TV, radio and newspapers all provide weather reports, often on an hourly basis. Check with them for the latest weather reports for the area you are exploring or traveling. Some media agencies will also feature a call-in phone number for the most up-to-date information.
Consistent Weather Patterns
Learn about “consistent” weather patterns in the area you are exploring. Many places offer typically one weather pattern or distinctive weather quality: Florida is typically humid and warm. Israel is sunny. Seattle and London are cloudy. Phoenix is good for lightning. Other places offer another kind of predictable weather. Hurricane Ridge in the Olympic National Park, Washington, along with other high altitude mountain ridges, is well known for constantly changing weather; one minute sun and the next snow.
There are many books and videos available to help you learn weather watching. This is especially helpful for hikers and climbers, as the weather in the mountains can quickly change from peaceful to deadly. It’s important to learn how to tell what the weather is doing and going to do. Learning to watch and predict the weather helps you plan to be in the right place for the right light.
It may seem obvious, but you should look outside. Weather reports may list storms and rain on the news while outside is sunny and warm. Or the reverse could happen. Look outside and see what it really looks like.
Here are a few of the light accessories we use to create our nature photography images, carrying them with us everywhere we go.
A diffusion screen softens harsh light – creates a cloudy day feeling. It also cuts about 2 stops of light. Consider using with 81A or 81B warming filter to warm up the image. A diffusing screen cuts the amount of light but does not affect the color of the light. Chiffon allows a lot of light through and ripstop nylon allows for more diffusion. White is the color of choice in fabrics. Using some form of frame and prop holds the cloth away from the subject and leaves hands free to work the camera. Or have a friend hold the cloth for you.
Like filters, reflectors can enhance your subject by providing more light to the subject and focusing the light on your subject. They can also add color to your subject and create a sparkle in the eye of animals. Reflectors can be anything from a white piece or paper to a reflective fabric. They direct the light onto the subject and work like fill flash to light the side away from light source – the side in shadow.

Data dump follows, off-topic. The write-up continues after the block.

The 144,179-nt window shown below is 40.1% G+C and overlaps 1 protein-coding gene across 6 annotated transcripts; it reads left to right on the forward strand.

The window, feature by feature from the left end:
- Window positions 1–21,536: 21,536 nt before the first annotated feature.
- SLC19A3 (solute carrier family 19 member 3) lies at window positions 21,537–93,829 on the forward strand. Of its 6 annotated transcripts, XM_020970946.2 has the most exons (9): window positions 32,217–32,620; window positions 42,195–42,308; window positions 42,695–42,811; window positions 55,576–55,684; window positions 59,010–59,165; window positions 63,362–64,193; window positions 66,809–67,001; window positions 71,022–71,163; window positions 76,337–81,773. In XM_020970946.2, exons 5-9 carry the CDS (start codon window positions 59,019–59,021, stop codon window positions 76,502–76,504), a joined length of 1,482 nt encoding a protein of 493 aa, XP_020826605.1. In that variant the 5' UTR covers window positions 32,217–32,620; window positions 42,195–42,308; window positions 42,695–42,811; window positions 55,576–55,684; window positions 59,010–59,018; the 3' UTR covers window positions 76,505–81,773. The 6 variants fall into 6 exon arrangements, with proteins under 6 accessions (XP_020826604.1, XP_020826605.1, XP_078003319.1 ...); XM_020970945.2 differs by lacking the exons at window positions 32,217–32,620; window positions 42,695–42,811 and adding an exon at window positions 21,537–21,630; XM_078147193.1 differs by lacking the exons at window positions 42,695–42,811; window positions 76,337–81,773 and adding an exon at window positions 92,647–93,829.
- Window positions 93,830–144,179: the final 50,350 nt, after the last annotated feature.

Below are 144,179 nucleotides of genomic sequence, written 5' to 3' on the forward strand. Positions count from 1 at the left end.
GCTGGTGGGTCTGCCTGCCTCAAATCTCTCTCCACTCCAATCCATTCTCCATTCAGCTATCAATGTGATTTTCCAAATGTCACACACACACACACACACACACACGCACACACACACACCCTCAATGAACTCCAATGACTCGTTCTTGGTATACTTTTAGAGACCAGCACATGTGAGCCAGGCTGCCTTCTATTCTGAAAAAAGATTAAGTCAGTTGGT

They may be used to create side lighting for use with a diffuser or to block the sun and create shade. Use them as supplemental lighting to alter the color temperature of the light. Using a gold reflector adds warmth and a golden light to the subject and can make it glow. A silver reflector adds a cool white light, and other colors can be used to shine onto the subject.
Reflectors work well for closeup work and small, still subjects, and can add light in low light situations. They are also popular for photographing people, especially for “lighting up” or filling in a dark shadow on the face. The effect of the shadow is still visible, but the difference between the light side of the face and the dark side is now closer to even.
Changing Light: Filters
We should use filters like we use spices when we cook. We are not changing the flavor of the food, just enhancing it. Use filters wisely and carefully. Filters enhance, affect and change the image we see through the lens. When the human eye looks into shade at an autumn leaf, it sees the warm, red colors of fall. The camera and film sees a cool blue tone. A filter can correct the image to appear as we “perceived” it. But, as with spices, too much of a good thing may distort reality.
- Polarizing filter
- Polarizers dramatically darken the blue sky and removes glare and reflections. They also act as a neutral density filters that reduce the light from one to three stops. Rotating the filter adjusts polarization to prevent unpolarized components of light from passing through (thereby darkening the sky or removing reflections) while allowing the polarized components to pass. These work best when at a 90 degree angle to the sun.